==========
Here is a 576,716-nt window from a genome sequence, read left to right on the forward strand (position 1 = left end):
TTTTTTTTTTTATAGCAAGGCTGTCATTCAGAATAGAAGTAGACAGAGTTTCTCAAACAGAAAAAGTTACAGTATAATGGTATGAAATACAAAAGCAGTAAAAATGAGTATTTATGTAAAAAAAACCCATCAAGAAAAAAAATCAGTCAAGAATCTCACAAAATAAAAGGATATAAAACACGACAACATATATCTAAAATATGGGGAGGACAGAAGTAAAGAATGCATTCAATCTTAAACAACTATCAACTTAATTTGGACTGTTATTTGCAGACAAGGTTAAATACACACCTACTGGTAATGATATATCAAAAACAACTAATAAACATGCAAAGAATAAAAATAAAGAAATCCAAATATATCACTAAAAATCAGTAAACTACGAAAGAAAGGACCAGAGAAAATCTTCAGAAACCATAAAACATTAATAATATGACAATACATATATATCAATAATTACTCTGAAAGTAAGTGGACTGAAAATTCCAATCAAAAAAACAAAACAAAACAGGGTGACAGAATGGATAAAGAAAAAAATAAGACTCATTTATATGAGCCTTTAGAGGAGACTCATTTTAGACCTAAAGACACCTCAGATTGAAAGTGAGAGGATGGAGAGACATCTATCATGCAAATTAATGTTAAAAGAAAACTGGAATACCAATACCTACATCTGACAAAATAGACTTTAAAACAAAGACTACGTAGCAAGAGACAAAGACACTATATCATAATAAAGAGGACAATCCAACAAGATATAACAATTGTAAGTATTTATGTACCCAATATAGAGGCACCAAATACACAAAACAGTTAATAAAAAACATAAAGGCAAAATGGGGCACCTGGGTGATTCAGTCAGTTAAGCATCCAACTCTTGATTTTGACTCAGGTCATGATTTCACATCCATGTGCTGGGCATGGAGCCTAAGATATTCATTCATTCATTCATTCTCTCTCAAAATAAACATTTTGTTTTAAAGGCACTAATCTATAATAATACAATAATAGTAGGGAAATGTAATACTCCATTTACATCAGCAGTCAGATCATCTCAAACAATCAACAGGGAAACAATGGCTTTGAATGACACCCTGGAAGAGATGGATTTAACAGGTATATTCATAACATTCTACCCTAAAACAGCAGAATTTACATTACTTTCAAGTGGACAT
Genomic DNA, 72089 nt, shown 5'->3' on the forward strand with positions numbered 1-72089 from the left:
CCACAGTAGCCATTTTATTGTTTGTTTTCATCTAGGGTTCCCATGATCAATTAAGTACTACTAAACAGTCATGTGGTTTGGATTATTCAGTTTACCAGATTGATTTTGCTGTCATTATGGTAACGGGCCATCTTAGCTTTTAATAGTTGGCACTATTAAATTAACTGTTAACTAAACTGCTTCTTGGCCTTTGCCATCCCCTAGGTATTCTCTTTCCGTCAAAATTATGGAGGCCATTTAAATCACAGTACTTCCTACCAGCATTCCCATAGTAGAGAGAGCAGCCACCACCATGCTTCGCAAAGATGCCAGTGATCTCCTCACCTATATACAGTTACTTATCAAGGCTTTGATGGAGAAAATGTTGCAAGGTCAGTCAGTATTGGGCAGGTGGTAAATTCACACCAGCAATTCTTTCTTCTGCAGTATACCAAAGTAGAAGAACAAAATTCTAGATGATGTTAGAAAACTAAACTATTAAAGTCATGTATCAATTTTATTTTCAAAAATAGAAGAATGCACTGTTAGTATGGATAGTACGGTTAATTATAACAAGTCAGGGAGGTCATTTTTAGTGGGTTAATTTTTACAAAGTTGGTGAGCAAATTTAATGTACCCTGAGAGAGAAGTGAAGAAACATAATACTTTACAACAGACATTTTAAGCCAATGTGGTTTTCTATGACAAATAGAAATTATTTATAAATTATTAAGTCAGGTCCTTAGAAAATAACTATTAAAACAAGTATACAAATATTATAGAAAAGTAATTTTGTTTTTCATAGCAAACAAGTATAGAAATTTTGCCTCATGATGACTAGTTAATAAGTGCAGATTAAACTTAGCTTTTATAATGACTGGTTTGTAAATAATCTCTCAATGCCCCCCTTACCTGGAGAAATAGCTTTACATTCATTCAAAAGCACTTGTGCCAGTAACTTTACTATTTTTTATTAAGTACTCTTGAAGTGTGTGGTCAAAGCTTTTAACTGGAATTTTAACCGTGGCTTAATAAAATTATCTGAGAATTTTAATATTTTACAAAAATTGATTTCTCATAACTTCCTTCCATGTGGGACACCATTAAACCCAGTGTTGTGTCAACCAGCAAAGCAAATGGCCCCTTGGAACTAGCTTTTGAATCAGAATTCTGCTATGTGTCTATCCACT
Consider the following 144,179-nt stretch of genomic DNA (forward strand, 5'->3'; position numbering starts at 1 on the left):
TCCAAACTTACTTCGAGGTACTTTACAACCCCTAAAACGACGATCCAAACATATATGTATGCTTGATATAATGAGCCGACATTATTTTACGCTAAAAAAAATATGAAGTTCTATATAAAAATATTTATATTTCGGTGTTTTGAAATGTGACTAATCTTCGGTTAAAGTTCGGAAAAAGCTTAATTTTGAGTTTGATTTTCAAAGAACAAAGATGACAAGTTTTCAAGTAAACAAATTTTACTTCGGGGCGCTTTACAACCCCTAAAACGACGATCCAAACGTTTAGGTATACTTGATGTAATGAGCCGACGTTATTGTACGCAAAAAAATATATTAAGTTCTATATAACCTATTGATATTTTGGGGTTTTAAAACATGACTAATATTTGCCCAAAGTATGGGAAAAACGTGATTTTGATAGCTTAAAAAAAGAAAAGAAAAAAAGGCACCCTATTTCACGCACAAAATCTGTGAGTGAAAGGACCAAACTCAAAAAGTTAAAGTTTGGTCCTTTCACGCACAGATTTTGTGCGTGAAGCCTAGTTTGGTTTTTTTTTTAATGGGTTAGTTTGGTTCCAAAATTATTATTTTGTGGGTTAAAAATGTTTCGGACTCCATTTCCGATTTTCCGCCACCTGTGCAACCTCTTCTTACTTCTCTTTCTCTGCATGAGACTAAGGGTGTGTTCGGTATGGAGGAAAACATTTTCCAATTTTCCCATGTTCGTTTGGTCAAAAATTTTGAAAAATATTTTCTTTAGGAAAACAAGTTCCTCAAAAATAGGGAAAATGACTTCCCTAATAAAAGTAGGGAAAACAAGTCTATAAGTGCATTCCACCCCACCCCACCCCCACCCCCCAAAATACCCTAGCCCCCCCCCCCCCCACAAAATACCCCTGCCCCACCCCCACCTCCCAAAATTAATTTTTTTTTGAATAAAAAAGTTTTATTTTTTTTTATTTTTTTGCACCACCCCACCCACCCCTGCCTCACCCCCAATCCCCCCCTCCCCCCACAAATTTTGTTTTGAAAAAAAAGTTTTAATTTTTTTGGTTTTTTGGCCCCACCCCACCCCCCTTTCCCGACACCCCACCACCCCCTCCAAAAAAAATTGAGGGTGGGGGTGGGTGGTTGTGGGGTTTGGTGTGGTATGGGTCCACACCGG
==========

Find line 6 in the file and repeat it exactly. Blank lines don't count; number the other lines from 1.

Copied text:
TCCAAACTTACTTCGAGGTACTTTACAACCCCTAAAACGACGATCCAAACATATATGTATGCTTGATATAATGAGCCGACATTATTTTACGCTAAAAAAAATATGAAGTTCTATATAAAAATATTTATATTTCGGTGTTTTGAAATGTGACTAATCTTCGGTTAAAGTTCGGAAAAAGCTTAATTTTGAGTTTGATTTTCAAAGAACAAAGATGACAAGTTTTCAAGTAAACAAATTTTACTTCGGGGCGCTTTACAACCCCTAAAACGACGATCCAAACGTTTAGGTATACTTGATGTAATGAGCCGACGTTATTGTACGCAAAAAAATATATTAAGTTCTATATAACCTATTGATATTTTGGGGTTTTAAAACATGACTAATATTTGCCCAAAGTATGGGAAAAACGTGATTTTGATAGCTTAAAAAAAGAAAAGAAAAAAAGGCACCCTATTTCACGCACAAAATCTGTGAGTGAAAGGACCAAACTCAAAAAGTTAAAGTTTGGTCCTTTCACGCACAGATTTTGTGCGTGAAGCCTAGTTTGGTTTTTTTTTTAATGGGTTAGTTTGGTTCCAAAATTATTATTTTGTGGGTTAAAAATGTTTCGGACTCCATTTCCGATTTTCCGCCACCTGTGCAACCTCTTCTTACTTCTCTTTCTCTGCATGAGACTAAGGGTGTGTTCGGTATGGAGGAAAACATTTTCCAATTTTCCCATGTTCGTTTGGTCAAAAATTTTGAAAAATATTTTCTTTAGGAAAACAAGTTCCTCAAAAATAGGGAAAATGACTTCCCTAATAAAAGTAGGGAAAACAAGTCTATAAGTGCATTCCACCCCACCCCACCCCCACCCCCCAAAATACCCTAGCCCCCCCCCCCCCCACAAAATACCCCTGCCCCACCCCCACCTCCCAAAATTAATTTTTTTTTGAATAAAAAAGTTTTATTTTTTTTTATTTTTTTGCACCACCCCACCCACCCCTGCCTCACCCCCAATCCCCCCCTCCCCCCACAAATTTTGTTTTGAAAAAAAAGTTTTAATTTTTTTGGTTTTTTGGCCCCACCCCACCCCCCTTTCCCGACACCCCACCACCCCCTCCAAAAAAAATTGAGGGTGGGGGTGGGTGGTTGTGGGGTTTGGTGTGGTATGGGTCCACACCGG